git status command also gives us a clue to our next command. We could use the command
git add <file> for each of the Cura 2.1 source files to let Git know we will be tracking changes for each file. However, this would take a long time so we will use a shortcut command,
git add --all to add all of the files displayed from the
git status command all at once.
When you use the
git add --all command for this many files, you will get a whole bunch of text filling up the Git bash window. However, if you use
git status once again, you will see that this time all of the Cura 2.1 files are being tracked by Git. Git status shows what kind of change was made to each file since the previous commit. In this case, again because we have no prior commits, every file is listed as a new file.
Finally, we will commit all of these files to the Git repository. We will also include a short message with the commit so that, when we look into the repository later, it is clear what changes were made to each file. Use the
git commit -m "<message>" to commit all of the green files listed to the repository. The message you enter will be displayed when you look back on all the commits done for the project, which you can do using the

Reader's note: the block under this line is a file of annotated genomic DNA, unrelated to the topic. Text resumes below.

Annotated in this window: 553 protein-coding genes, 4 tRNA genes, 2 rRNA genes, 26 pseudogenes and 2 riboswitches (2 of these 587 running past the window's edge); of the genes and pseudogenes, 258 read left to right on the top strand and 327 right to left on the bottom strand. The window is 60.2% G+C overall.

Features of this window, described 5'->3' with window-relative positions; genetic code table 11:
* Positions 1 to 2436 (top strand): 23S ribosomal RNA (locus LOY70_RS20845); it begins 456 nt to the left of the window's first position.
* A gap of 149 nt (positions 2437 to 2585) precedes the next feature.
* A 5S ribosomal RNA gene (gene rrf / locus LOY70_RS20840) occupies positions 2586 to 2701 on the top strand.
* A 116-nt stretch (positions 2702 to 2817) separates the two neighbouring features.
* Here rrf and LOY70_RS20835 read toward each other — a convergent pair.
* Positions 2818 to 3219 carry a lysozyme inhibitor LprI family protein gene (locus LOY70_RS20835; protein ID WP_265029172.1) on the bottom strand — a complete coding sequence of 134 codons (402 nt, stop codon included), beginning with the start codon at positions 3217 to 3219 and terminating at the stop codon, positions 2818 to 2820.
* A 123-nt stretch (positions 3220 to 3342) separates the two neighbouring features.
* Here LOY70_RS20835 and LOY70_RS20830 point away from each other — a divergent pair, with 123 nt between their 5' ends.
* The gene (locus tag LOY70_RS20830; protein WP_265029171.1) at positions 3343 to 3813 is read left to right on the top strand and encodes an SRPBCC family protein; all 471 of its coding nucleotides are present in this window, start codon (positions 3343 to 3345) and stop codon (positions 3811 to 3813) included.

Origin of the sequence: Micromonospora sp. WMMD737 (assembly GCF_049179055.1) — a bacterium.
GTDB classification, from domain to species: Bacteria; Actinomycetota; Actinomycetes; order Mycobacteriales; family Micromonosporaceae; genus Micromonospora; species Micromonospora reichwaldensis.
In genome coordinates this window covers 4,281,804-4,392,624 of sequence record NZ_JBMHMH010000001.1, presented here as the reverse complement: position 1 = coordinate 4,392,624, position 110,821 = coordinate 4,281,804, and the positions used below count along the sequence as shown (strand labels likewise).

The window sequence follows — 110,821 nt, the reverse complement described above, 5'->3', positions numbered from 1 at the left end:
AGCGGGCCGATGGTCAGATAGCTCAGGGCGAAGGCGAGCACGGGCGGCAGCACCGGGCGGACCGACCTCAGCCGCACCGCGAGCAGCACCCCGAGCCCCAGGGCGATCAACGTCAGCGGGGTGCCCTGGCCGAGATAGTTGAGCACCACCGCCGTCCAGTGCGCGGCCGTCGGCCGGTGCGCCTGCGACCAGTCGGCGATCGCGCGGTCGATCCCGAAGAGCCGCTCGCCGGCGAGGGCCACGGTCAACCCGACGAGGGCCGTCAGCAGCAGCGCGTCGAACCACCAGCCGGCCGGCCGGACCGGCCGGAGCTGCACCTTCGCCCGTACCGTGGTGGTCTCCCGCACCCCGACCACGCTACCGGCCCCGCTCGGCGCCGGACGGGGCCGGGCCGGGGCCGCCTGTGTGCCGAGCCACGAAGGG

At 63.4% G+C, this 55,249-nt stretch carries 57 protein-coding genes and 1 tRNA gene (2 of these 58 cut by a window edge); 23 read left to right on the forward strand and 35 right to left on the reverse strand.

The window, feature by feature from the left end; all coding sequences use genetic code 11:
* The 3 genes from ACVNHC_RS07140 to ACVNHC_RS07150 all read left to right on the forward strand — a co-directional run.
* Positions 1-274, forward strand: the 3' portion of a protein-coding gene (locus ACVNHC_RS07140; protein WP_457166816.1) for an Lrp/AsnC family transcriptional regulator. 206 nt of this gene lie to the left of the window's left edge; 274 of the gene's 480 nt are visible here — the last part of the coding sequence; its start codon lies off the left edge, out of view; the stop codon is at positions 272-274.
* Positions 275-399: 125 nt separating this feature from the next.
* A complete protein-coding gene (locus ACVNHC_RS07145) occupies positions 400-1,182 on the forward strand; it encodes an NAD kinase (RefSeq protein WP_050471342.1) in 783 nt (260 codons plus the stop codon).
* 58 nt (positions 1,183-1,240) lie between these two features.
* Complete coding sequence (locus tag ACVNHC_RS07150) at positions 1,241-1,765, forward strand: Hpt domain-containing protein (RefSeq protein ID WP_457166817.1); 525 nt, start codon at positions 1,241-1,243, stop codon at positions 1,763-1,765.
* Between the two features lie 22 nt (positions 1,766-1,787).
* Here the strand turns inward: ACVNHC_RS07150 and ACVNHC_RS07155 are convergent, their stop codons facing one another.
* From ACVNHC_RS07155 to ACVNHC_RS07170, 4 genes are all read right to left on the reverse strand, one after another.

git log command.
Chapter 4: Customize the Splash Screen
Alright, we’ve done all of our preliminary setup. We have Cura 2.1 installed, all the software we will need to make changes to the Cura source files installed, and we’ve initialized the Git repository we will be using to track the customization we make to the software. Now we are ready to start modifying Cura.
When you first launch Cura, an image displays in the center of the screen for a few seconds while the software loads. This is the first visual a user sees when opening Cura. In this chapter we will be modifying this splash screen so that, when Cura starts, a custom image displays identifying the software as our own customized version of Cura.
We will be replacing this splash screen image with a custom version.
Create A New Splash Screen Image
Replacing the splash screen itself is easy. The splash screen is simply an image stored in the Cura install directory. The image is called
cura.png and is located at
[Cura install directory]\Cura 2.1\resources\images. Using your favorite image editor, change the image to anything you like. Your new splash screen image does not need to retain the same dimensions as the original. Feel free to be as creative as you like. Below is the splash screen image I created; it features 3DBenchy, a model used to test, calibrate, and tune 3D printers.